Karsten (2007) tested the photosynthetic ability of Saccharina latissima under acute 2 and 5 day exposure to salinity treatments ranging from 5-60 psu. A control experiment was also carried at 34 psu. Saccharina latissima showed high photosynthetic ability at >80% of the control levels between 25-55 psu. Hyposaline treatment of 10-20 psu led to a gradual decline of photosynthetic ability. After 2 days at 5 psu Saccharina latissima showed a significant decline in photosynthetic ability at approx. 30% of control. After 5 days at 5 psu Saccharina latissima specimens became bleached and showed signs of severe damage. The experiment was conducted on Saccharina latissima from the Arctic, and the authors suggest that at extremely low water temperatures (1-5°C) macroalgae acclimation to rapid salinity changes could be slower than at temperate latitudes. It is therefore possible that resident Saccharina latissima of the UK maybe be able to acclimate to salinity changes more effectively.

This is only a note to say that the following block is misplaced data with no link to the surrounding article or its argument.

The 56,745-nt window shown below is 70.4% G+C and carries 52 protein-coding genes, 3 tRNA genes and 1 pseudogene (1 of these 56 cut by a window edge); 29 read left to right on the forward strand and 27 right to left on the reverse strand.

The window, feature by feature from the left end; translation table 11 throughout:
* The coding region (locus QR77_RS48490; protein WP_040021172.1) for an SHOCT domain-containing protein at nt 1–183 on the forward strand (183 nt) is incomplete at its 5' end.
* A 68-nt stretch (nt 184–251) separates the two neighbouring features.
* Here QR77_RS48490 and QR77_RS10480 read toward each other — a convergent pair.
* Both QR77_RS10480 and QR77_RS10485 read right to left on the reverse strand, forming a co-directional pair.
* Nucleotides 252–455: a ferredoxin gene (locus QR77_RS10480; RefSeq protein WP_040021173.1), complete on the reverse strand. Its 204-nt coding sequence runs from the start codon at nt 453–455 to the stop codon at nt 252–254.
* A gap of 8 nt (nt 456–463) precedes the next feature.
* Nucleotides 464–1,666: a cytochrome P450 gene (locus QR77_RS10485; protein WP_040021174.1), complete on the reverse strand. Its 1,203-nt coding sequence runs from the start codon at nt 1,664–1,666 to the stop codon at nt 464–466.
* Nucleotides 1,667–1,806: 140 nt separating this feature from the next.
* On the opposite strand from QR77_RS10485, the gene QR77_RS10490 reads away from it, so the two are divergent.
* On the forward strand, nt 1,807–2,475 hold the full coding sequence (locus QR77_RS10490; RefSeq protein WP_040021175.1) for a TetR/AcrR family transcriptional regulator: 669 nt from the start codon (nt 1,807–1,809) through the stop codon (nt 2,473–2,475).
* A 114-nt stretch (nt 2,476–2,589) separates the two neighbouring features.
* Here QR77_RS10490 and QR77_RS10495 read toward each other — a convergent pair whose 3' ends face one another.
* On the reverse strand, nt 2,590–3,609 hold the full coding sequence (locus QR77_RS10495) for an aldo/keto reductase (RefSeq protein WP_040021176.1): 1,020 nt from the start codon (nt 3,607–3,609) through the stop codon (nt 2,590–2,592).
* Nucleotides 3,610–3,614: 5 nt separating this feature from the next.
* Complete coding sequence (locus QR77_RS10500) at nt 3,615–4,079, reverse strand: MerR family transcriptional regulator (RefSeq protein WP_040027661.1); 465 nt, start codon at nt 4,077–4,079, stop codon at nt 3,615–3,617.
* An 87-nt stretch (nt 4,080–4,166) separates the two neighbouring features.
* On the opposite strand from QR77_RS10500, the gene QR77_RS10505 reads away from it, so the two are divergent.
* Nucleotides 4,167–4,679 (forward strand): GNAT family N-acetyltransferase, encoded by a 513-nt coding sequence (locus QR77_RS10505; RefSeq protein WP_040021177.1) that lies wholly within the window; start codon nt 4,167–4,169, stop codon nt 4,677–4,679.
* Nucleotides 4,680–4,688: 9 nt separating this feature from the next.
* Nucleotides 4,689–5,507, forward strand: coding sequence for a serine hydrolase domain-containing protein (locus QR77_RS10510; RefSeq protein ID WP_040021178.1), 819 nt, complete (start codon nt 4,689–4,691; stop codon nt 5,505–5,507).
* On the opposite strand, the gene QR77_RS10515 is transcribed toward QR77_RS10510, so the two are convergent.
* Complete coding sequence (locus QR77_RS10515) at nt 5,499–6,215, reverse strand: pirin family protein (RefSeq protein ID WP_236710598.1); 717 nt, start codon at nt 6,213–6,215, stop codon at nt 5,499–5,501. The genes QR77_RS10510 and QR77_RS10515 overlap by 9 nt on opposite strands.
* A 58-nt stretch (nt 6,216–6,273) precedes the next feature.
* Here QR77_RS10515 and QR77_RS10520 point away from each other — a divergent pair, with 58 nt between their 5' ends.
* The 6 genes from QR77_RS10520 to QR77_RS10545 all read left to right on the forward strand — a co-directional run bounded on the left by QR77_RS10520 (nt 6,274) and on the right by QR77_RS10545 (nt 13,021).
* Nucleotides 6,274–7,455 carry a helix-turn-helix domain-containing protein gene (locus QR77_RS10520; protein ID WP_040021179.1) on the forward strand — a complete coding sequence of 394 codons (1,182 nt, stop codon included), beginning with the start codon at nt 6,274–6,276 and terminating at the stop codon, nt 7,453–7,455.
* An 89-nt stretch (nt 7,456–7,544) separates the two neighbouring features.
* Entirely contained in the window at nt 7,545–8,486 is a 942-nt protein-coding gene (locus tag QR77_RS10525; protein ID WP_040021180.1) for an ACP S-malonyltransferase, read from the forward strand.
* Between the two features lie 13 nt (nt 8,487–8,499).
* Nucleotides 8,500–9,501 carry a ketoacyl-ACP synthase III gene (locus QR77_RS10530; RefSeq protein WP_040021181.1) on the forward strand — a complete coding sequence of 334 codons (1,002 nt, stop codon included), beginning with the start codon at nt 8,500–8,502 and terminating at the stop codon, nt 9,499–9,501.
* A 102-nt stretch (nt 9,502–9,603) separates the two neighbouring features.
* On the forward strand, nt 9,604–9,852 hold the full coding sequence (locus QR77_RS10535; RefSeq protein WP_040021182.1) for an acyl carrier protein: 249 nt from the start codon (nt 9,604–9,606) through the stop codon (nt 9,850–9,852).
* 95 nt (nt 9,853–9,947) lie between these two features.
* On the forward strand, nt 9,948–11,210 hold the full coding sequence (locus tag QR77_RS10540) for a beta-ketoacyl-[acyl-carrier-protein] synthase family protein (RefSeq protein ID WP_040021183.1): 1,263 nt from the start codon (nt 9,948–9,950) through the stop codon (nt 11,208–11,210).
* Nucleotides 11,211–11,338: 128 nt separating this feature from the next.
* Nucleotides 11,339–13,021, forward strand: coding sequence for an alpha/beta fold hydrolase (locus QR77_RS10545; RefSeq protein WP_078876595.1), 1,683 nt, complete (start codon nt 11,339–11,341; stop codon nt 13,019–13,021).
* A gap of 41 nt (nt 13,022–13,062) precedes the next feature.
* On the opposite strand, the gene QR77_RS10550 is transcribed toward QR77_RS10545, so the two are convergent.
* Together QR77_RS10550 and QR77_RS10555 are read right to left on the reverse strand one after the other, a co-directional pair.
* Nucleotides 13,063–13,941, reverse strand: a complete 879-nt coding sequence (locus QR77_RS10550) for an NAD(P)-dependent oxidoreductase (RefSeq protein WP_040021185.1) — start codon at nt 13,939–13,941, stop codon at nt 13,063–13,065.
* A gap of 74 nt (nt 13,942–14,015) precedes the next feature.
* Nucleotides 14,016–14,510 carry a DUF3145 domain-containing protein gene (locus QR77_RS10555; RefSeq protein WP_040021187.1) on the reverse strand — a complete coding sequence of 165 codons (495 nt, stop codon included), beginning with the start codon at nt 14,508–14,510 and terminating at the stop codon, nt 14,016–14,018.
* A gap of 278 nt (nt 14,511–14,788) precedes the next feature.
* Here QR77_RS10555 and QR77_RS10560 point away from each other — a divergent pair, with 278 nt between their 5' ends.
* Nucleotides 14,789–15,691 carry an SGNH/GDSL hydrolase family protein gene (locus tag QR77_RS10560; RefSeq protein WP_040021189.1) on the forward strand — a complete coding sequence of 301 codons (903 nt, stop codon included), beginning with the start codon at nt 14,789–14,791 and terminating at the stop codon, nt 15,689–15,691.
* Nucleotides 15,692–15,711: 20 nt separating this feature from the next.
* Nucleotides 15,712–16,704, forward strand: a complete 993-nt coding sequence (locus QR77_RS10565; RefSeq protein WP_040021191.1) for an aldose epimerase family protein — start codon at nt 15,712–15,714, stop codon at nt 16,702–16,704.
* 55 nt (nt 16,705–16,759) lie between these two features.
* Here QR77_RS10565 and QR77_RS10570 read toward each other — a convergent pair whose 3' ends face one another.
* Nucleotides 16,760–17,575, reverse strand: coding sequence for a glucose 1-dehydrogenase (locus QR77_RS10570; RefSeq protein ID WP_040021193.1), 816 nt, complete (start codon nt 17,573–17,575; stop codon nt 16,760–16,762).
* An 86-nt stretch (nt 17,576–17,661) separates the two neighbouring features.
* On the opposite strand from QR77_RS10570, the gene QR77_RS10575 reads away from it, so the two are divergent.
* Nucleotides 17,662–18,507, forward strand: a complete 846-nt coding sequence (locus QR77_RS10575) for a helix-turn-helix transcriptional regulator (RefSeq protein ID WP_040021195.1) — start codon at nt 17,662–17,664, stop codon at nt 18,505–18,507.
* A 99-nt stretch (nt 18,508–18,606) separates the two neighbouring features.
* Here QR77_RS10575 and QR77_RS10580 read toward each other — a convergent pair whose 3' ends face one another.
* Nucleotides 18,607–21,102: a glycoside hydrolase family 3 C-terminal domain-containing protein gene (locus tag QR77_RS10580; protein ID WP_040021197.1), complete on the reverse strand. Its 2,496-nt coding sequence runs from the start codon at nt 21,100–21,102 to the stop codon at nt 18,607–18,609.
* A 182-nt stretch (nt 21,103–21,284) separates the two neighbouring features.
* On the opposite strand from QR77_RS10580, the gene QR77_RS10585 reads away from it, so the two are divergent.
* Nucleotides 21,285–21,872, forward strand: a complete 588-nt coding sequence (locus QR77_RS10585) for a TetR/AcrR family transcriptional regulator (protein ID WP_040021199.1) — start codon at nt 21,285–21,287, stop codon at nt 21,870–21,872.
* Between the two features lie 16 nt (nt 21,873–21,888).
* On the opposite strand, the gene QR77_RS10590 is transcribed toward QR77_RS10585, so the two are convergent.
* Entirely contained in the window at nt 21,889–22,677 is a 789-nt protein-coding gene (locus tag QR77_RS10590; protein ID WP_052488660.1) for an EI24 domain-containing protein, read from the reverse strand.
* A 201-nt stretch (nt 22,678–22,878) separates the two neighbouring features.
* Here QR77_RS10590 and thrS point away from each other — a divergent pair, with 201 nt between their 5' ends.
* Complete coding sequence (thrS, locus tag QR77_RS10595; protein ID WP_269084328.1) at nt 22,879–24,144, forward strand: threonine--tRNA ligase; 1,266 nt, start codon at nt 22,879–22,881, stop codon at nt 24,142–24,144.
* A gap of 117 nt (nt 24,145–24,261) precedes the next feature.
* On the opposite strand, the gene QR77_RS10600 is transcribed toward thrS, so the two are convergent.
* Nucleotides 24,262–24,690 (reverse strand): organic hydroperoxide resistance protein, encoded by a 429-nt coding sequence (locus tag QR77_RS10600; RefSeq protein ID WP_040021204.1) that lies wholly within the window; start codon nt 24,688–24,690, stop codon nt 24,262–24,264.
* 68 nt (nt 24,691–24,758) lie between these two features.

Chorda filum is tolerant of low salinities (Wilce, 1959; Hayren, I940; Norton & South, 1969), and has been recorded at Björnholm, Finland at a salinity as low as 5.15%o (Hayren, I940). Norton & South (1969) observed that Chorda filum could develop sporophytes at ≥5%o under laboratory conditions, however at low salinities the time taken to develop into sporophytes took 65 days at 5%o, or 16 days at 35%o. It was also noted that below 9%o sporophytes did not grow above 2 mm in length.

    Sensitivity assessment.  A decrease in one MNCR salinity scale from “Full Salinity” (30-40psu) to “Reduced Salinity” (18-30 psu) would inhibit Saccharina lattissima photosynthesis and hence growth. Chorda filum is highly tolerant of low salinity and is unlikely to be affected at the bench mark level. However, a shift to reduced salinity conditions is likely to result in a change in the infauna community and an overall reduction in species diversity. Therefore, resistance has been assessed as ‘Medium’ resilience as ‘High’. Sensitivity of this biotope to a decrease in salinity has been assessed as ‘Low’.